T H E P EO P L E ’ S PA R K MONCUS PARK, LAFAYETTE IT TOOK MORE THAN A DECADE BUT A LOCAL ACTIVIST FINALLY MANAGED TO SAVE THE PLOT OF LAND WHICH IS NOW KNOWN AS MONCUS PARK
erseverance. That’s what it’s taken to build Moncus Park, a privately funded park in Lafayette, Louisiana which has been 15 years in the making. The park—with massive oak trees, walking trails, and a scenic lake—encompasses 100 acres of green space right in the center of town. It all would have gone to private development had it not been for young activist and urban planner, Elizabeth “EB” Brooks. In 2005, Brooks was studying environmental sustainability at the University of Louisiana at Lafayette. In exchange for working 10 hours a week at the campus horticulture center, her friend was living in a farmhouse on the university’s old cattle and equestrian farm when she was abruptly told to leave. The property was being sold. They made a pact to save the horse farm, and now 15 years later, their dream has finally come true.
24 Pro Landscaper USA South January/February 2021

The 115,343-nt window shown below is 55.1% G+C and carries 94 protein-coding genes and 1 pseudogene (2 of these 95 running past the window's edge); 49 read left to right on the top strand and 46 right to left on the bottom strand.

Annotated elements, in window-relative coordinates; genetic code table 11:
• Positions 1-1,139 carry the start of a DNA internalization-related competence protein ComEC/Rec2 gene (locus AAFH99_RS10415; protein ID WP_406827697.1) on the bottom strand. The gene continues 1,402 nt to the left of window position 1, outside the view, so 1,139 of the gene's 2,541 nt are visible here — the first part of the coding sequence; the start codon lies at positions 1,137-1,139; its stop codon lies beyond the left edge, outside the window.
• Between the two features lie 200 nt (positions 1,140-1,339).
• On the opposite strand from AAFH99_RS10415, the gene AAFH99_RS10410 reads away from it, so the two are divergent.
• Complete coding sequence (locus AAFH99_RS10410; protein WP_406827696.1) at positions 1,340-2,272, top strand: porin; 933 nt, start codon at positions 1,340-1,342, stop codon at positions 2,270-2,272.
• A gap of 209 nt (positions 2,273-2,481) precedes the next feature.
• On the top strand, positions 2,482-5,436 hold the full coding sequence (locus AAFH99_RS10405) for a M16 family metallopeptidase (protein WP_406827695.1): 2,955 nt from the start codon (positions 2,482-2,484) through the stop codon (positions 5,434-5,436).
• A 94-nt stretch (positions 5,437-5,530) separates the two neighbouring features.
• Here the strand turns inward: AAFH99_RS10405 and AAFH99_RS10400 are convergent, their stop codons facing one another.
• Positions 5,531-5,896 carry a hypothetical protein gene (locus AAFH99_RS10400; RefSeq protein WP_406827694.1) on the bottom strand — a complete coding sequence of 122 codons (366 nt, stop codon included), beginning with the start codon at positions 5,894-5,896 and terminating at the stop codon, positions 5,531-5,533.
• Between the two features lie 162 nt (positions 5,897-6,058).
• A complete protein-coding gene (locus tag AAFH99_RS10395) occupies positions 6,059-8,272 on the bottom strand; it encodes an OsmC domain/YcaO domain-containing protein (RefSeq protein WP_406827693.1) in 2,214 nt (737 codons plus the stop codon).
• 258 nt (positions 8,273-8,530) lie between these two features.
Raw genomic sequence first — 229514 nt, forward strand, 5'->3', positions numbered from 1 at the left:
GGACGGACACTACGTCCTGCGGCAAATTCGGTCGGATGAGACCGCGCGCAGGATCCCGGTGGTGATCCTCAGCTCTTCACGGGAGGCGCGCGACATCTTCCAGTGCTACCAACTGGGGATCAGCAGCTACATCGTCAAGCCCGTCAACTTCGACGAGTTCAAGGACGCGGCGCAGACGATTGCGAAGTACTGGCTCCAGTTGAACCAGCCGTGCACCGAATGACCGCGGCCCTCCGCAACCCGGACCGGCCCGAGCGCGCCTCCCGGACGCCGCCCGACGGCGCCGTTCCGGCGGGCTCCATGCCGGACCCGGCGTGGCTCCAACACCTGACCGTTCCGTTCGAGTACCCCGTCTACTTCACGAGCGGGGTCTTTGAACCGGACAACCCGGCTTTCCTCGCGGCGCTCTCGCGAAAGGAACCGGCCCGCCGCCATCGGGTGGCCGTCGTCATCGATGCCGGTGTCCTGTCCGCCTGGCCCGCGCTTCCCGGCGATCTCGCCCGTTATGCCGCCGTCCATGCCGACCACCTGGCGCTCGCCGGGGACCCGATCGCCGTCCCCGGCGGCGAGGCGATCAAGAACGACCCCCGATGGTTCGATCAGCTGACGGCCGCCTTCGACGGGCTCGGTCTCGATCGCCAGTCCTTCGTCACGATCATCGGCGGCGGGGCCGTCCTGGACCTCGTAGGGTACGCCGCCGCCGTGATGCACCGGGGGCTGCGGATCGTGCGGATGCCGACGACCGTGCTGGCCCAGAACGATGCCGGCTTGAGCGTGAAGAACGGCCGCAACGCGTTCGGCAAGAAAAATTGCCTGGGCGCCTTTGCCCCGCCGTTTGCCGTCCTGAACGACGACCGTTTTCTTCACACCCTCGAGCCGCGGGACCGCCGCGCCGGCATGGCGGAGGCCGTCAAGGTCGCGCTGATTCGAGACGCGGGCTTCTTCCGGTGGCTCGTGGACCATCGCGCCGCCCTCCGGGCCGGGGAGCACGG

From facing political hurdles to raising more than $15 million; from an oil industry crash, local recession, a devastating flood, COVID-19 and two hurricanes, Brooks has faced more than her fair share of challenges. But she never lost interest, even after graduating and moving away to work in Houston and then attending graduate school at UT Austin for urban planning and design. “My work to save the horse farm inspired my career,” says Brooks. “I didn’t even know urban planning and design jobs existed before that.” The university finally reached a deal in 2012 with the City of Lafayette, which then turned the land over to the new nonprofit conservancy, Lafayette Central Park. “We knew to transform this property into a world-class central park, we’d have to raise the money ourselves,” recalls Brooks. So, she moved home, first as a board member and eventually as the executive director of Lafayette Central Park.